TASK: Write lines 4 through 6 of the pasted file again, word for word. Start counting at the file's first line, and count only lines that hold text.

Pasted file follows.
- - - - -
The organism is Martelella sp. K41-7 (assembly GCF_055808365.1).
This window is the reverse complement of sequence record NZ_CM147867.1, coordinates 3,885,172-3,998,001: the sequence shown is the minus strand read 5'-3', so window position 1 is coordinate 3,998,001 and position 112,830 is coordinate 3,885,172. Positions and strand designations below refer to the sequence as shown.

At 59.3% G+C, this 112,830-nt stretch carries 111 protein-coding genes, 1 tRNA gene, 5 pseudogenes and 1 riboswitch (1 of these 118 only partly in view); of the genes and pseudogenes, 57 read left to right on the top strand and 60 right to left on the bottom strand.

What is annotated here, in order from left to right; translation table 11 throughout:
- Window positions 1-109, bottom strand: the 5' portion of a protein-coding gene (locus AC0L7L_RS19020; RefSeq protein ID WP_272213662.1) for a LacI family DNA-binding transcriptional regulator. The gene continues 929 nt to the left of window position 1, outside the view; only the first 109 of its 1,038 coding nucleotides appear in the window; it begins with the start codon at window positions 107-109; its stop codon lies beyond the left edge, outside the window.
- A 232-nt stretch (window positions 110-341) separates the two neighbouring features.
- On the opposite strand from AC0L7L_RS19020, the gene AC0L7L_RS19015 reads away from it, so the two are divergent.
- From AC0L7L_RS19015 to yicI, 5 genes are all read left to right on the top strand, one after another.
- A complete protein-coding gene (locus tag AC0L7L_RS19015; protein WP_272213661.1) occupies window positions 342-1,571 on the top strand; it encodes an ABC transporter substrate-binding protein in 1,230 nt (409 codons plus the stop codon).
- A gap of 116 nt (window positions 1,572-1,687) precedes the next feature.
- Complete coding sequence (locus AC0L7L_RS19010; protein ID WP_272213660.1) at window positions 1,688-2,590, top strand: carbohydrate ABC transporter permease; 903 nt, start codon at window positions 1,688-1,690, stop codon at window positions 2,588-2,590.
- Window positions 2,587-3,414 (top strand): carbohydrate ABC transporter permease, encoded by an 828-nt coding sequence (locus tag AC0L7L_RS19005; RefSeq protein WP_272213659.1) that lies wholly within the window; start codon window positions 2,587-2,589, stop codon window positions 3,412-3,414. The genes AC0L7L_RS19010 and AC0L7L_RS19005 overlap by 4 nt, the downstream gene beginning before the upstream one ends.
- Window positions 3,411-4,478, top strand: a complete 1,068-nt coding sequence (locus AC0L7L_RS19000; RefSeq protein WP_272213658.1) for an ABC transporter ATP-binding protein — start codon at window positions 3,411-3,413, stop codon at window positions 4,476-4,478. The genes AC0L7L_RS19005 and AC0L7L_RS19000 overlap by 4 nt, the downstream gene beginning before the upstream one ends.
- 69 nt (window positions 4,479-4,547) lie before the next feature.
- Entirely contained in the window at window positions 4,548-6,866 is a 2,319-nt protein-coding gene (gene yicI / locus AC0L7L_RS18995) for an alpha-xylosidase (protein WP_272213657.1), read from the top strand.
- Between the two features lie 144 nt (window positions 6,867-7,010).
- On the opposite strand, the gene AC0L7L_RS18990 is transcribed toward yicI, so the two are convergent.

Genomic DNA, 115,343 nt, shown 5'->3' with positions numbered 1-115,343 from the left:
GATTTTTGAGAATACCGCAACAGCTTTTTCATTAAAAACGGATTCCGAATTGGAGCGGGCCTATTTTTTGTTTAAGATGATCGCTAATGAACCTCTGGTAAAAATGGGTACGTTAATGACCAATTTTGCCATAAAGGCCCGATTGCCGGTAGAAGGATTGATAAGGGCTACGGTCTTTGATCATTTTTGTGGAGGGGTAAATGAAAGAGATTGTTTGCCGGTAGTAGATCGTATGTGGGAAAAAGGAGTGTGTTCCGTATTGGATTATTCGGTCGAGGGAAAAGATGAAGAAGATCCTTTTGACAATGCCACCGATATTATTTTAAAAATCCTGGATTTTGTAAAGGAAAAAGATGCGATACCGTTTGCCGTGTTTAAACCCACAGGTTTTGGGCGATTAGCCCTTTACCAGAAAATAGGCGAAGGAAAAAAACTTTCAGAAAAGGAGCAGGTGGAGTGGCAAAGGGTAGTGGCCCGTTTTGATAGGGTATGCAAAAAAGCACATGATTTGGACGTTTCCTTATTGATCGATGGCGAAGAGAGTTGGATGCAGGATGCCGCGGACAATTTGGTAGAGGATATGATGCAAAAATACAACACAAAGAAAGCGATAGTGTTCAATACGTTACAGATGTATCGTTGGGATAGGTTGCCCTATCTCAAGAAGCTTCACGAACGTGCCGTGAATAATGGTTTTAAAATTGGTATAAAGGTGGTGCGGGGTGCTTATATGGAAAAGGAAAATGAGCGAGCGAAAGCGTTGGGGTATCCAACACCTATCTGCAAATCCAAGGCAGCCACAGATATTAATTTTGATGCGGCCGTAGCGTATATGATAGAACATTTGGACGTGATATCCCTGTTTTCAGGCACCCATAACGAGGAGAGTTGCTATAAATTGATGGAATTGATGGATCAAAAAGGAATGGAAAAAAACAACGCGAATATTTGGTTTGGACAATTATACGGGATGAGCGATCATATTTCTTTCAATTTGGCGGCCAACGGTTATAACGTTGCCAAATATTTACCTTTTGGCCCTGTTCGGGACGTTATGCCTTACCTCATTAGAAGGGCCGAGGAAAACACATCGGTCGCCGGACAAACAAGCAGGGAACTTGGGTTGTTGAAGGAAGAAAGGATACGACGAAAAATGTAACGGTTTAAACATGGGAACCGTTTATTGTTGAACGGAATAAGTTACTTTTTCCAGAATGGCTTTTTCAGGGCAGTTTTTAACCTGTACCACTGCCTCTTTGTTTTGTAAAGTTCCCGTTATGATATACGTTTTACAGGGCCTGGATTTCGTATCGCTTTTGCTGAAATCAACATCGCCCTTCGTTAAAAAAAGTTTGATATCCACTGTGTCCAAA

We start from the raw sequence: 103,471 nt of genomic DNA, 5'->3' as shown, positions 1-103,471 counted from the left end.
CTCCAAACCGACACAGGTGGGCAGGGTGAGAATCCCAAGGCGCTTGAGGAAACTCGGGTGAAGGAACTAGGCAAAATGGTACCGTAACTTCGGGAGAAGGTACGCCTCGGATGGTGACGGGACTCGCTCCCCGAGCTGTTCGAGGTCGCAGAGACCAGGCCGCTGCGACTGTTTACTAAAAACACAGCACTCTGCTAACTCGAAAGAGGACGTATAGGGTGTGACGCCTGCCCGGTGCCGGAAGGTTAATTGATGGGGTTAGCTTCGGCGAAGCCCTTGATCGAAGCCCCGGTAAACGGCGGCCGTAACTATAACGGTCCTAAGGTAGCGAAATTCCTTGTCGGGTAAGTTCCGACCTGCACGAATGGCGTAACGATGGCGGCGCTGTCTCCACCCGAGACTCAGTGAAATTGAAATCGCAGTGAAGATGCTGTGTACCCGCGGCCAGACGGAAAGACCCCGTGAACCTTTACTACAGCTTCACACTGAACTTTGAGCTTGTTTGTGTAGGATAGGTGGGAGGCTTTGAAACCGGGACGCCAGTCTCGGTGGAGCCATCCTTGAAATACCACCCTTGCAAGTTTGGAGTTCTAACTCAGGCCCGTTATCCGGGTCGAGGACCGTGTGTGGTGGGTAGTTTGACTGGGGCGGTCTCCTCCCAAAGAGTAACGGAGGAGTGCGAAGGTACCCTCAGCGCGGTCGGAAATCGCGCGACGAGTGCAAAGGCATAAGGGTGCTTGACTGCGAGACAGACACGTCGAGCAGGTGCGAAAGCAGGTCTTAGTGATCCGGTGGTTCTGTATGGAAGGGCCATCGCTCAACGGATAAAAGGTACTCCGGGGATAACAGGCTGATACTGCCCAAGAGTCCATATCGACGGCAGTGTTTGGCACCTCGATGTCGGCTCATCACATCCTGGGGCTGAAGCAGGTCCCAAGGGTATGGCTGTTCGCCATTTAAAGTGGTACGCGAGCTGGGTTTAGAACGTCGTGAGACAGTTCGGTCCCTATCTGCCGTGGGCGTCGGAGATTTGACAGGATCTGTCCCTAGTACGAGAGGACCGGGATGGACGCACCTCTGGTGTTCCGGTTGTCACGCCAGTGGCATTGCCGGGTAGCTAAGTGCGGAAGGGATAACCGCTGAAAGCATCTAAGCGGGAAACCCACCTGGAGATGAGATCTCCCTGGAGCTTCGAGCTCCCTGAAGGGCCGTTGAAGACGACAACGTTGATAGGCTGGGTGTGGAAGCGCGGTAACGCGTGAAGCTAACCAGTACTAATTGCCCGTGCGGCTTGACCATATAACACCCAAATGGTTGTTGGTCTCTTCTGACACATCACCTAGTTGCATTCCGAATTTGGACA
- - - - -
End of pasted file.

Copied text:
What is annotated here, in order from left to right; translation table 11 throughout:
- Window positions 1-109, bottom strand: the 5' portion of a protein-coding gene (locus AC0L7L_RS19020; RefSeq protein ID WP_272213662.1) for a LacI family DNA-binding transcriptional regulator. The gene continues 929 nt to the left of window position 1, outside the view; only the first 109 of its 1,038 coding nucleotides appear in the window; it begins with the start codon at window positions 107-109; its stop codon lies beyond the left edge, outside the window.
- A 232-nt stretch (window positions 110-341) separates the two neighbouring features.